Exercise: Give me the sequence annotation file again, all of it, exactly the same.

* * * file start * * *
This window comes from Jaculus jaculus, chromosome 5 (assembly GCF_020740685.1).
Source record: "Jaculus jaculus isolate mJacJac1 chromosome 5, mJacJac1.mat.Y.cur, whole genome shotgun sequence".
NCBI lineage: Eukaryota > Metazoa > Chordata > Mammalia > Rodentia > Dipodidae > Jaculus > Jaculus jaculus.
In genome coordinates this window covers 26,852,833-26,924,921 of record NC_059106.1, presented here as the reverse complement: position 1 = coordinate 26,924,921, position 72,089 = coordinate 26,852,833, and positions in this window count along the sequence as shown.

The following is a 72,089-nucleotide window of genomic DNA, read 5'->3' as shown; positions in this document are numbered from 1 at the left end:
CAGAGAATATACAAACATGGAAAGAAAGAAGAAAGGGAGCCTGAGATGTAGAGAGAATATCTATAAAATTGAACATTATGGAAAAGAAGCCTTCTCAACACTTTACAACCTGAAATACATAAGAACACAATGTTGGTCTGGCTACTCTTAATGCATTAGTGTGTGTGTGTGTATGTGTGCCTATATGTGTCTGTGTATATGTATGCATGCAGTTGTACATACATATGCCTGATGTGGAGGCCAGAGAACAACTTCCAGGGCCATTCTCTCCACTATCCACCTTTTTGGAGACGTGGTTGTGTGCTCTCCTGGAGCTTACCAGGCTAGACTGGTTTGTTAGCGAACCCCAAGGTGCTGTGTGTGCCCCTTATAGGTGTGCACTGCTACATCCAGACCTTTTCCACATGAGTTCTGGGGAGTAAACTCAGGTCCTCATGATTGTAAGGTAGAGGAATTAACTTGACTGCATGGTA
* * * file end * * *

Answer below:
This window comes from Jaculus jaculus, chromosome 5 (assembly GCF_020740685.1).
Source record: "Jaculus jaculus isolate mJacJac1 chromosome 5, mJacJac1.mat.Y.cur, whole genome shotgun sequence".
NCBI lineage: Eukaryota > Metazoa > Chordata > Mammalia > Rodentia > Dipodidae > Jaculus > Jaculus jaculus.
In genome coordinates this window covers 26,852,833-26,924,921 of record NC_059106.1, presented here as the reverse complement: position 1 = coordinate 26,924,921, position 72,089 = coordinate 26,852,833, and positions in this window count along the sequence as shown.

The following is a 72,089-nucleotide window of genomic DNA, read 5'->3' as shown; positions in this document are numbered from 1 at the left end:
CAGAGAATATACAAACATGGAAAGAAAGAAGAAAGGGAGCCTGAGATGTAGAGAGAATATCTATAAAATTGAACATTATGGAAAAGAAGCCTTCTCAACACTTTACAACCTGAAATACATAAGAACACAATGTTGGTCTGGCTACTCTTAATGCATTAGTGTGTGTGTGTGTATGTGTGCCTATATGTGTCTGTGTATATGTATGCATGCAGTTGTACATACATATGCCTGATGTGGAGGCCAGAGAACAACTTCCAGGGCCATTCTCTCCACTATCCACCTTTTTGGAGACGTGGTTGTGTGCTCTCCTGGAGCTTACCAGGCTAGACTGGTTTGTTAGCGAACCCCAAGGTGCTGTGTGTGCCCCTTATAGGTGTGCACTGCTACATCCAGACCTTTTCCACATGAGTTCTGGGGAGTAAACTCAGGTCCTCATGATTGTAAGGTAGAGGAATTAACTTGACTGCATGGTA